Review: The skittering drums, sweet nihilistic croons and chiming melodies of Dublin three-piece Villagers make it six albums in eight years. It clearly remains, then, that they are sweethearts of the label, and they squeeze everyone's most trusted vital organ once more by romancing our chest plates with numbers like "Again" and "Fool". There are more experimental dream sequences to be heard in tracks like "Love Came With All That It Brings" though, but back on track you'll find the more feel good in "Real Go-Getter" and "Ada". But really it's about the gnarly synth jam that is this album's title track.
Review: Now pushing a terrifying fifty-five years into their career, one would be forgiven for thinking there would be precious few tricks up the sleeves of the so-called 'Strollin' Bones'. Yet they've confounded expectations by not only returning to their blues roots but in delivering their best record in at least half that stretch. Who knows whether the grit and raunch that originally inspired the ingrates back in the early-'60s has infused these readings with a timeless charge, or whether the band chemistry has simply been re-ignited by this old-as-the-hills yet fresh-as-a-daisy approach. All we can tell is that Keith and Ron's guitars have rarely sounded as sharp, nor the band this electrifying this century, and the 73-year-old Mick Jagger in 2016 has the strut and self-possession of a man one third his age.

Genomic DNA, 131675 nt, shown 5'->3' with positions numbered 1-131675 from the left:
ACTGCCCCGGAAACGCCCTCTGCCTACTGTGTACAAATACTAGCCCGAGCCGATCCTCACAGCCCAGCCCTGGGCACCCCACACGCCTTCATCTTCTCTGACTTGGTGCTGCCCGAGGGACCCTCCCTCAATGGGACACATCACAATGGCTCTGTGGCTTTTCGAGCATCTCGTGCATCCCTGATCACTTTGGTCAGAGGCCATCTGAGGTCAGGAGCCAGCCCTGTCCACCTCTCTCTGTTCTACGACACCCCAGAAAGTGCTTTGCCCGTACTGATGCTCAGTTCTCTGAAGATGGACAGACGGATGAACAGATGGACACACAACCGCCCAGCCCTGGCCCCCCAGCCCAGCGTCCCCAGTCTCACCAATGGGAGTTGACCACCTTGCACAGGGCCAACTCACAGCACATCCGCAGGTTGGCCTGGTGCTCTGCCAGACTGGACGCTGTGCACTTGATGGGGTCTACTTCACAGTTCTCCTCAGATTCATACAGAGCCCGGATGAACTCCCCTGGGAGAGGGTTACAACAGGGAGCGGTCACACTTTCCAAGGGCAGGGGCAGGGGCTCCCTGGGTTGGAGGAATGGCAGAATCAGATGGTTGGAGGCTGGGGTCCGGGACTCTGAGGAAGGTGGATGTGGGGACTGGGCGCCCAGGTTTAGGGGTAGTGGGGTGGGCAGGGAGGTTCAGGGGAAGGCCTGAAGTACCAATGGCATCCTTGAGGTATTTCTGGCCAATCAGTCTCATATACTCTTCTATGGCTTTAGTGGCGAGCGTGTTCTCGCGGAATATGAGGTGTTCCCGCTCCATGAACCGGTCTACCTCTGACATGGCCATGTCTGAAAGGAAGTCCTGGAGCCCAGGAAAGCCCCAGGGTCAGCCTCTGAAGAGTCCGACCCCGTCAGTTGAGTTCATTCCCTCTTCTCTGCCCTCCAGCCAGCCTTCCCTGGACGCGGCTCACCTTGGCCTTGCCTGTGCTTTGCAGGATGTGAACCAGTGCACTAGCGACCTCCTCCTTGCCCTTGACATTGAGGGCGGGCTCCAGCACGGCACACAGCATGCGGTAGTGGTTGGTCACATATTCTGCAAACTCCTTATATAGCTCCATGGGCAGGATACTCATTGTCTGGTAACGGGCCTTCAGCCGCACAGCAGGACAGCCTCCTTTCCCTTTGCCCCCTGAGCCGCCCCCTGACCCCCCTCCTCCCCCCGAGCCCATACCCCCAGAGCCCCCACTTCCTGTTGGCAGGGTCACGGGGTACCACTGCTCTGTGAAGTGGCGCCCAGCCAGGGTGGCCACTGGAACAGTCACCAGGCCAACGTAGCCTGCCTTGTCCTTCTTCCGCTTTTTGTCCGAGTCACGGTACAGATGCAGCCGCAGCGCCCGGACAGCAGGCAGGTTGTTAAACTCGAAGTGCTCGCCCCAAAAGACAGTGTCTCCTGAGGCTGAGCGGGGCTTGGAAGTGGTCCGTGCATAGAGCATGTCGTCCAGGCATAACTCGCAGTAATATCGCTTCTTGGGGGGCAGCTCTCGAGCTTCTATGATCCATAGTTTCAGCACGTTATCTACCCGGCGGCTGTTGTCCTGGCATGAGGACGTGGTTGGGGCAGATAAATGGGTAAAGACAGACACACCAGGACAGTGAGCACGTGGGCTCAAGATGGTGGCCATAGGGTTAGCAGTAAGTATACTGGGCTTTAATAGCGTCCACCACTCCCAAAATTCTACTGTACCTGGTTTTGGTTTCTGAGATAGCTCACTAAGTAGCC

Nobody Wants To Be Here & Nobody Wants To Leave (3:01)
Last January (4:33)
It Never Was The Same (4:18)
Pills I Swallow (3:56)
I Could Give You All That You Don't Want (4:20)
Drown So I Can Watch (2:57)
The Airport (4:06)
Leave The House (4:28)
I Couldn't Say It To Your Face (2:45)
Review: Purveyors of a uniquely Caledonian form of melodic melancholy, The Twilight Sad have delighted many with their last few albums, and none more so than the fearsome guitar-fuelled fury and emotional wallop of 2013's 'Nobody Wants To Be Here And Nobody Wants To Leave'. Moreover, this acoustic live recording, captured for posterity at a Glaswegian art space, captures the band stripped-down, vulnerable and at their best - the spare approach herein displays a band who've made tender vulnerability and heartfelt intensity their calling cards, not to mention the reasons why The Twilight Sad's fanbase are quite so obsessive.
Review: Swedish duo Death and Vanilla, who apparently take their name from a Nick Cave song, are purveyors of a very particular kind of psychedelia, one that takes its cues from the more exotic, esoteric and experimental strains whose lineage began with United States Of America and Silver Apples and later found powerful adherents in Broadcast. As rich in celestial arrangement and atmosphere as it is in melody and instrumentation, 'To Where The Wild Things Are' is possessed of a sepia-tinted melancholy and a narcotic charm. A better display of sonic super-8 B-movie radiance would be hard to find in 2015.